That's understandable. But there should have been a much faster
response by the governments, the transport ministers and the
regulators," he told The Associated Press.
"Nobody in their right mind would want to fly through a dark
plume of smoke. But by the time that that cloud has dispersed
through 800 or 1,000 nautical miles of air space, a full ban should
never have been imposed," O'Leary said.
But Eamonn Brennan, chief executive of Irish Aviation Authority,
defended the governments' responses. He said there was "no safe,
quick fix" for the problem and the closures allowed Europe to come
up with a scientific-based, risk-mitigation scheme to handle an
"It's important to realize that we've never experienced in
Europe something like this before. So it wasn't just a simple
matter of saying: Yes, you could have operated on Saturday or
Sunday or Monday," he told the AP. "We needed the four days of
test flights, the empirical data, to put this together and to
understand the levels of ash that engines can absorb."
In Iceland, where all the trouble began April 14 with a volcanic
eruption, there was no sign Wednesday that the Eyjafjallajokull
(ay-yah-FYAH-lah-yer-kuhl) volcano would stop erupting anytime
soon, according to Pall Einarsson, a geophysicist at the Institute
of Earth Sciences in Reykjavik.
"We cannot predict when it will end," he said. "(But) ash
production is going down and is really insignificant at the
At Heathrow's Terminal 3 outside of London - home to many
airlines including Virgin Atlantic and Air Canada - no one was
allowed inside the departures level until they had been checked by
their airline to ensure they had a valid ticket. The departure
boards still showed about half the flights as canceled.
Despite the uncertainty, passengers were optimistic that they
would soon be moving. Juanjo Dominguez, a 25-year-old web designer
from London, was at the airport for his afternoon flight to New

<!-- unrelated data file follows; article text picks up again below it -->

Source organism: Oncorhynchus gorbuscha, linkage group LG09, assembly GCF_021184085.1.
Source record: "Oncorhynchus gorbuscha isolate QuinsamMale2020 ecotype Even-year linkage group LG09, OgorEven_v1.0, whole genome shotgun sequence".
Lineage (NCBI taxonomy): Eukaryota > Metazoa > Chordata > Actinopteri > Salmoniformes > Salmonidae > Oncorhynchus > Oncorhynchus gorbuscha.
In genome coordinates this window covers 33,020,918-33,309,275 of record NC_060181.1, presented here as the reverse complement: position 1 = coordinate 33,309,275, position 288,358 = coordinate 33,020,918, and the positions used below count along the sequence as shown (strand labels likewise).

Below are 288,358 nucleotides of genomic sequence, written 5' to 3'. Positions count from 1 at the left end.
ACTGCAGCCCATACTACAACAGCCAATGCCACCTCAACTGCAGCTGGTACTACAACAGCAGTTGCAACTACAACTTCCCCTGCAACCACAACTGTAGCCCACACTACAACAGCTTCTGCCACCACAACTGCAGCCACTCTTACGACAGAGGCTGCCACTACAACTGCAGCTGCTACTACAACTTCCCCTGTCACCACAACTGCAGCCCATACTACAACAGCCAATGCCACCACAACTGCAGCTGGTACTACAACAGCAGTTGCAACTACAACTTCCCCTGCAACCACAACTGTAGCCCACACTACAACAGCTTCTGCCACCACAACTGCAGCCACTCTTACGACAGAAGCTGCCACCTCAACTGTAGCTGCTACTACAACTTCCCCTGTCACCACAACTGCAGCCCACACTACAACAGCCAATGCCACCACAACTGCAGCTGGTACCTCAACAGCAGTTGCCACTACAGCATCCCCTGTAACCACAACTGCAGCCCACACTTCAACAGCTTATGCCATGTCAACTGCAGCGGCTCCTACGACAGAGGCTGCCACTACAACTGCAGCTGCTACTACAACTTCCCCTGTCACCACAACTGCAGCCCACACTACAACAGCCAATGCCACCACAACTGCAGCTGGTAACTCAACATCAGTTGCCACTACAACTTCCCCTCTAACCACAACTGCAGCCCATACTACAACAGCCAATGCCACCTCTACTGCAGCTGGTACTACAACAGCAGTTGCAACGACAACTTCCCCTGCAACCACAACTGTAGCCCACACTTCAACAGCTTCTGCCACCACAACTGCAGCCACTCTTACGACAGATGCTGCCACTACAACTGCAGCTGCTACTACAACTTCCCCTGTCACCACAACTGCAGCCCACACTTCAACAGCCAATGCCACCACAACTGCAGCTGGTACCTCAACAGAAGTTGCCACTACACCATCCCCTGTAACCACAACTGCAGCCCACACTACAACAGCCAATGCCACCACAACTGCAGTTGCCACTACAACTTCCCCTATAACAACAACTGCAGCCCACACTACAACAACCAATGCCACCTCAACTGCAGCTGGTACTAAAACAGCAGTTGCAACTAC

"I feel good, hopeful," Dominguez said. "I am still keeping
my fingers crossed."
At the terminal's arrivals level, there was just a small trickle
of passengers arriving from New York and Madrid.
In Spain, the airport in Barcelona - near the border with France
and thus a gateway to the rest of Europe - took in flights from New
York, Orlando, Vancouver, Paris, Nice and Rome. Airports in
Barcelona and Madrid also chartered nearly 300 buses to get people
to other cities in Europe, and Palma on the Mediterranean island of
Mallorca handled 50 extra flights.
Bussereau, the French minister, predicted air traffic will be
back to normal before the weekend as aviation authorities expanded
the corridors where planes are allowed to fly. He estimated all of
Air France's long-distance flights to and from France would fly
Wednesday, and up to 70 percent of its mid-range flights.
Ryanair announced it will be resuming a "substantial
proportion" of its normal services in northern Europe, beginning
at 5 a.m. (0400GMT, midnight EDT) Thursday. Services to Ireland and
Britain will begin Friday at 5 a.m.
Deutsche Lufthansa AG's chief executive on Wednesday welcomed
the government's decision to reopen the skies.
The quantity of ash in German airspace is so low that there's
"absolutely no danger," Wolfgang Mayrhuber told broadcaster ARD.
"We will restart our system as quickly as possible."
Lufthansa, Germany's biggest airline, planned to operate some
500 flights on Wednesday, compared with 1,800 on a normal day.
Mayrhuber criticized how the flight disruptions were handled,
saying decisions were made on what he called forecasts of
"From the beginning, we had the suspicion that the forecasting
model could not be all right," Mayrhuber said.
However, he said his company would not seek government
"We don't need a bailout, we don't need an umbrella," he said.
Lufthansa is Europe's largest airline group by sales. It owns or
holds stakes in carriers including Swiss International Airlines,
Austrian Airlines and British Midland.